If the swelling becomes bothersome, your doctor might lower the dosage previously prescribed or switch you to an alternative drug to treat your medical condition.
If, however, your swelling becomes severe, your doctor would altogether halt your amlodipine intake. Then, your swelling would likely subside within a few days of staying away from the drug.
5 ways to reduce swelling from amlodipine
If your amlodipine intake effectively manages your high blood pressure, you might not want to weed off it.
If swelling is your problem, you can take precautionary measures to reduce possible swelling, as listed below.
1. Compression stockings and wraps
For mild swelling, according to studies, patients are advised to wear daytime compression stockings as necessary.
These products work by gently pushing the blood flow up your leg. It not only helps prevent swelling but also helps get rid of blood clots.
Keeping the swollen area elevated is crucial to minimize swelling. If your leg area is affected, you can use a footstool to keep your legs raised.
3. Foot exercises
Regularly engaging in foot exercises can go a long way in reducing the swelling that comes with amlodipine.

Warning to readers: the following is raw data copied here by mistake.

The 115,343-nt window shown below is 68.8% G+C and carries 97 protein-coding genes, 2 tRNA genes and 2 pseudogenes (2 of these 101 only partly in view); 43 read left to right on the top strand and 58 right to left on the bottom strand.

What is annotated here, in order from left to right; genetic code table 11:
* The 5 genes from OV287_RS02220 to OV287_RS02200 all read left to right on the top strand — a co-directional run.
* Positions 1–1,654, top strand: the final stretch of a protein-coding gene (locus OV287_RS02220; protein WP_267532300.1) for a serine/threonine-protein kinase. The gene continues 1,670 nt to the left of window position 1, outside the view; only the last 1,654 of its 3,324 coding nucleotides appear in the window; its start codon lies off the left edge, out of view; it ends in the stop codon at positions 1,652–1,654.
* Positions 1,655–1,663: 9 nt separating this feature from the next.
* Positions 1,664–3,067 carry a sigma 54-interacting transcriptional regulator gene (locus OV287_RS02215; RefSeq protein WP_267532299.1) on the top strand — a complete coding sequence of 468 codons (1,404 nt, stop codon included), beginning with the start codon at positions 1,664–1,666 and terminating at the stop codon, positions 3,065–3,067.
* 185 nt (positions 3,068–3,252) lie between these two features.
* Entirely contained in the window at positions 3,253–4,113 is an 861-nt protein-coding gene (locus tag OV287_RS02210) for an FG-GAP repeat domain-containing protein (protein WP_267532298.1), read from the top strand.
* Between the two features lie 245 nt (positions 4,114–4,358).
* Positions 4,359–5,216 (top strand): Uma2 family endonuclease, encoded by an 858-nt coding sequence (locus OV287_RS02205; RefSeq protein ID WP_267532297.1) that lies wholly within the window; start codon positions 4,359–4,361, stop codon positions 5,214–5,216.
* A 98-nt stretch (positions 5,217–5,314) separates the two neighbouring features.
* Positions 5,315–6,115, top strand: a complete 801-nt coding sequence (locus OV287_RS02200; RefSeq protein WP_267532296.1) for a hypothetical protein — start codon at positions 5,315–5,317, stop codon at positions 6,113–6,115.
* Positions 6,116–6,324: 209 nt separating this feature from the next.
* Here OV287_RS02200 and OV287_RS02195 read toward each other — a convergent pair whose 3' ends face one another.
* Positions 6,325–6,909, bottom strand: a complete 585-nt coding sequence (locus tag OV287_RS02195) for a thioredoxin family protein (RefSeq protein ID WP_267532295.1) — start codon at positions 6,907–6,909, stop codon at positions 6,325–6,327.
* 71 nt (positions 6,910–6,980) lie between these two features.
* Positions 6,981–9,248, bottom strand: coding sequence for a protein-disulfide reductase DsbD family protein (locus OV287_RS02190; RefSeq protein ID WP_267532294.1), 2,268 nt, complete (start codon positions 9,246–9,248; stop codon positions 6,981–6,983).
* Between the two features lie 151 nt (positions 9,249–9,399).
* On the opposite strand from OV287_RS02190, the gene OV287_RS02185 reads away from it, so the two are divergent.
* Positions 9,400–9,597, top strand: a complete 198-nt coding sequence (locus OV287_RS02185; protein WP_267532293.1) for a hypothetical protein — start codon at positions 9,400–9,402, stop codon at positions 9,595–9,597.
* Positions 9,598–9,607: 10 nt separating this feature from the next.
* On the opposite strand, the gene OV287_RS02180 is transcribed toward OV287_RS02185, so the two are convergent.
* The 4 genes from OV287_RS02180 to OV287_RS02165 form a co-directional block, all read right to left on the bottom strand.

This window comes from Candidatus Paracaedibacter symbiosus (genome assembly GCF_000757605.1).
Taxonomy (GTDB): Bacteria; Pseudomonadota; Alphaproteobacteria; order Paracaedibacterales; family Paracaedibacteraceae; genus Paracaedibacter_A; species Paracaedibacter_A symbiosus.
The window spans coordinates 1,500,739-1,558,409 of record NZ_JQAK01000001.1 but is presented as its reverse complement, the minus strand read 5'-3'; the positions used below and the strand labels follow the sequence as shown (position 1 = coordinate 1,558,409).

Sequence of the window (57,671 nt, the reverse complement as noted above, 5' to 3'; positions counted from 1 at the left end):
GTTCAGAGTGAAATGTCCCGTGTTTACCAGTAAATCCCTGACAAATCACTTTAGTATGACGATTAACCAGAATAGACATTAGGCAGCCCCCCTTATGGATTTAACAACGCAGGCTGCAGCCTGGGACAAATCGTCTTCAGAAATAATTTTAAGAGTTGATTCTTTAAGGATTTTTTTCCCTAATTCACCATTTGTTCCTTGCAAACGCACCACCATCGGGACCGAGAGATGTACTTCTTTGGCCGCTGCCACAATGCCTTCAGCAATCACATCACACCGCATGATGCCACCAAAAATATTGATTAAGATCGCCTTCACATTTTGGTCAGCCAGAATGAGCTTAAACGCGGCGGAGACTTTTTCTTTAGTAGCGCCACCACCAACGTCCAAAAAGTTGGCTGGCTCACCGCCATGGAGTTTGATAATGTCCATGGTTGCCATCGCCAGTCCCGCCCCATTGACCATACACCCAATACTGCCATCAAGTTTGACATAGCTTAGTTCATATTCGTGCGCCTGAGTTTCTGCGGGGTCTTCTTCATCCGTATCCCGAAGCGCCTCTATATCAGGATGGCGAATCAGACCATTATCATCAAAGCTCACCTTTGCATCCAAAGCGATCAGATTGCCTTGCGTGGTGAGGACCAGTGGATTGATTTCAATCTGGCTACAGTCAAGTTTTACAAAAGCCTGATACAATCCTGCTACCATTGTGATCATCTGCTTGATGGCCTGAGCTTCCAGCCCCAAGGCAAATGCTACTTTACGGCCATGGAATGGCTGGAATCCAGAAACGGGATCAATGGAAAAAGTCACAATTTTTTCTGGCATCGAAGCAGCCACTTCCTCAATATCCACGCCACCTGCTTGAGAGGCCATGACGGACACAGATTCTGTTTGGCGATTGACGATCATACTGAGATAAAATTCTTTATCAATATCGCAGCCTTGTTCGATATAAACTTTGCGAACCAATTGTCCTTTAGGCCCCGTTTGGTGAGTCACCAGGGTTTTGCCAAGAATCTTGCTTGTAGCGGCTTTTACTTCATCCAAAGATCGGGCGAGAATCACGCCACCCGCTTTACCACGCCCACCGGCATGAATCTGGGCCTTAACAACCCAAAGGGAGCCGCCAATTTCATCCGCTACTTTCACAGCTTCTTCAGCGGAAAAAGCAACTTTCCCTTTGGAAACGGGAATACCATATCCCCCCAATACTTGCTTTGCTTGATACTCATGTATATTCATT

You can try stretching exercises and even walking if you don’t want to get into any specific exercises. Doing so helps promote better movement and blood circulation.
4. Switching medication
Since edema-induced swelling is a side effect of amlodipine specifically, you can steer clear of it by resorting to other alternatives, of course, under the supervision of your doctor.
Switching to a non-dihydropyridine calcium channel blocker such as verapamil or diltiazem might work.
5. Adding a nitrate
Including nitrate such as an isosorbide dinitrate might help relieve symptoms of ankle swelling by amlodipine. A 2007 study by the US National Library of Medicine proved the effectiveness of such treatment.
Edema or swelling can be an annoying and worrisome side effect of amlodipine. However, this alone does not make enough reason to halt your treatment entirely.
Even though you might not be able to get rid of the swelling completely, the benefits of amlodipine would outweigh its side effects.
However, this doesn’t mean that you should neglect the swelling and simply put up with it since you can successfully reduce the swelling in the least.
Lowering the dose, resorting to an alternative, or halting your intake should only be kept as a last resort. Meanwhile, the best you can do is exercise regularly, maintain an ideal weight and take precautionary steps to minimize swelling.